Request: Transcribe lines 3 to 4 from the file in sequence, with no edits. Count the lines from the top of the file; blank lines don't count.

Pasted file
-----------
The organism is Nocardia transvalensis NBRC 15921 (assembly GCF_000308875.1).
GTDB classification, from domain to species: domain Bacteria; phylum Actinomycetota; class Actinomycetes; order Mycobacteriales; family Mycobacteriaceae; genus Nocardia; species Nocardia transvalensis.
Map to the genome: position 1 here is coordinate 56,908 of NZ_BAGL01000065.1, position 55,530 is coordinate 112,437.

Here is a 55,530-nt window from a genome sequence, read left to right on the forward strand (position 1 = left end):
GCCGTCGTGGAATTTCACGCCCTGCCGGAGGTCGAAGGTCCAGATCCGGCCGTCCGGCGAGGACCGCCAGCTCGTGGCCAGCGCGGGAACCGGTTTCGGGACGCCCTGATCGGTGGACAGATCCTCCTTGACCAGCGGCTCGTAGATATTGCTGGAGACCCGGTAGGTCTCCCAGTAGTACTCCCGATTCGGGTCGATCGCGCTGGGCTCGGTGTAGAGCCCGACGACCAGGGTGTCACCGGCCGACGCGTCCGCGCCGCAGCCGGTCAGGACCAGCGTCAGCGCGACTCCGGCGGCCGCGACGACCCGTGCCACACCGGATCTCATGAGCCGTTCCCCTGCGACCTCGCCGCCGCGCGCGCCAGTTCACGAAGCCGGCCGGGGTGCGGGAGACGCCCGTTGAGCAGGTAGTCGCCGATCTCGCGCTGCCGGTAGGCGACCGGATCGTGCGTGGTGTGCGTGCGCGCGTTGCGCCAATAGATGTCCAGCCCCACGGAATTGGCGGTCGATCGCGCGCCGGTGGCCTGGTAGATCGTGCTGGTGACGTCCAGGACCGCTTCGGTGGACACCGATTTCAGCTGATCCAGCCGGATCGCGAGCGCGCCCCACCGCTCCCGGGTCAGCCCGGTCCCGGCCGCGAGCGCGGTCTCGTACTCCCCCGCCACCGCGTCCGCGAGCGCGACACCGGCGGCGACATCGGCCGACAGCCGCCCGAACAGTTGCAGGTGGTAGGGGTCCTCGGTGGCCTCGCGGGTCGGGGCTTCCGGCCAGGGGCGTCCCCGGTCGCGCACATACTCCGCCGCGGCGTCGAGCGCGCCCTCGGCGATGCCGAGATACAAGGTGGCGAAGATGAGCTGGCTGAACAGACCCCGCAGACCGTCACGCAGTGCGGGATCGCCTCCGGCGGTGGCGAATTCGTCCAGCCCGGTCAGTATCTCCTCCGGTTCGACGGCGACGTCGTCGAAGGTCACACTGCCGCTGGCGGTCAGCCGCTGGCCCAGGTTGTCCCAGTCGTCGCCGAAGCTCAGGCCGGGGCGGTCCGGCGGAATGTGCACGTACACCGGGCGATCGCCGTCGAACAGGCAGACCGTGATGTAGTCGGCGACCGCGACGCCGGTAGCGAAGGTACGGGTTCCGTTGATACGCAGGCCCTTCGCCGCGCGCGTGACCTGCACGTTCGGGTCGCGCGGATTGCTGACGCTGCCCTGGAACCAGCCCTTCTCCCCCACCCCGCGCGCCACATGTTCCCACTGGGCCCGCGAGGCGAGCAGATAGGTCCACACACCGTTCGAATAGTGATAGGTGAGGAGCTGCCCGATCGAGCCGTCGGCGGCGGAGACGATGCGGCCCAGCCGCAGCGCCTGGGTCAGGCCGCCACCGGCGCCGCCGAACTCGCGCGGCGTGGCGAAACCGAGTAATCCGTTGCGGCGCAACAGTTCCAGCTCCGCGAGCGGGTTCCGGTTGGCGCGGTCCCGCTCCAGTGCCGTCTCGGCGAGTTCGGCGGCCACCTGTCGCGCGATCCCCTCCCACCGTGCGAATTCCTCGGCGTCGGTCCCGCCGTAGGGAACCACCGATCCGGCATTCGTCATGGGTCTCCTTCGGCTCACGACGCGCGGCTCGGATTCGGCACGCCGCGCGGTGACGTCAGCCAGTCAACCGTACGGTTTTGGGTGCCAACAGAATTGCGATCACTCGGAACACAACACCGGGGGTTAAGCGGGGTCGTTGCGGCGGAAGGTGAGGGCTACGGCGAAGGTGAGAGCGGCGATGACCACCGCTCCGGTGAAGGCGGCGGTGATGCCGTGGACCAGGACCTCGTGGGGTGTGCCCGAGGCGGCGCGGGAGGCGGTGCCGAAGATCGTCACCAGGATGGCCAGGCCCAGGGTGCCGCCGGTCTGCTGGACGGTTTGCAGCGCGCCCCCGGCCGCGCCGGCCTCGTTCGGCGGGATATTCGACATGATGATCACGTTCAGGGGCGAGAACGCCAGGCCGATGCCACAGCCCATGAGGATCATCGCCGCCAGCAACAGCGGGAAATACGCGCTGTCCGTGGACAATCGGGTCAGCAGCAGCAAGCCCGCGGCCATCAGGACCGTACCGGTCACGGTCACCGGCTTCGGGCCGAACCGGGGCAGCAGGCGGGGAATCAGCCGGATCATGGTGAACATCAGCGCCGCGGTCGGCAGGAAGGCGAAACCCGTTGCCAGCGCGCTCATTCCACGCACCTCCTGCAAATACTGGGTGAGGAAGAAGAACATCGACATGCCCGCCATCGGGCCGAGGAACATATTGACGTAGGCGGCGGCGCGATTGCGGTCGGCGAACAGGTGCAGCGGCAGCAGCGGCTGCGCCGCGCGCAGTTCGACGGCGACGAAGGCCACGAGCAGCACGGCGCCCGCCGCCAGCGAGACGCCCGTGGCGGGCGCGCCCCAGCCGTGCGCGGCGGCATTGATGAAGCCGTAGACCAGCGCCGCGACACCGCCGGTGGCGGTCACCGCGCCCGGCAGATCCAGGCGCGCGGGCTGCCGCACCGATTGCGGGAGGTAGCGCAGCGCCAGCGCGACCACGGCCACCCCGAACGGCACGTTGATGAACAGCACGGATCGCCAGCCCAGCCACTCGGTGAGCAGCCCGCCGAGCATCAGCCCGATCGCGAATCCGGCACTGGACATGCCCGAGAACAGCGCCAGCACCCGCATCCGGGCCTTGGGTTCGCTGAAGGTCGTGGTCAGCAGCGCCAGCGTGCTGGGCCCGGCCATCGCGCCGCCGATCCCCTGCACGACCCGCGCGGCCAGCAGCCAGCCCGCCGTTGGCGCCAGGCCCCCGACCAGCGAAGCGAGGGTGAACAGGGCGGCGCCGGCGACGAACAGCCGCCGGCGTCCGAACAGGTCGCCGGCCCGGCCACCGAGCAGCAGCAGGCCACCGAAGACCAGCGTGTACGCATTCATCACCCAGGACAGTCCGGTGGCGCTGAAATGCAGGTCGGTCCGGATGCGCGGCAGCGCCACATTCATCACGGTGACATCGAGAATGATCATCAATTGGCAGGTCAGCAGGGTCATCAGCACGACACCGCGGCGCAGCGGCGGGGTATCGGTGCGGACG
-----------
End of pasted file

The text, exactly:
Map to the genome: position 1 here is coordinate 56,908 of NZ_BAGL01000065.1, position 55,530 is coordinate 112,437.

Here is a 55,530-nt window from a genome sequence, read left to right on the forward strand (position 1 = left end):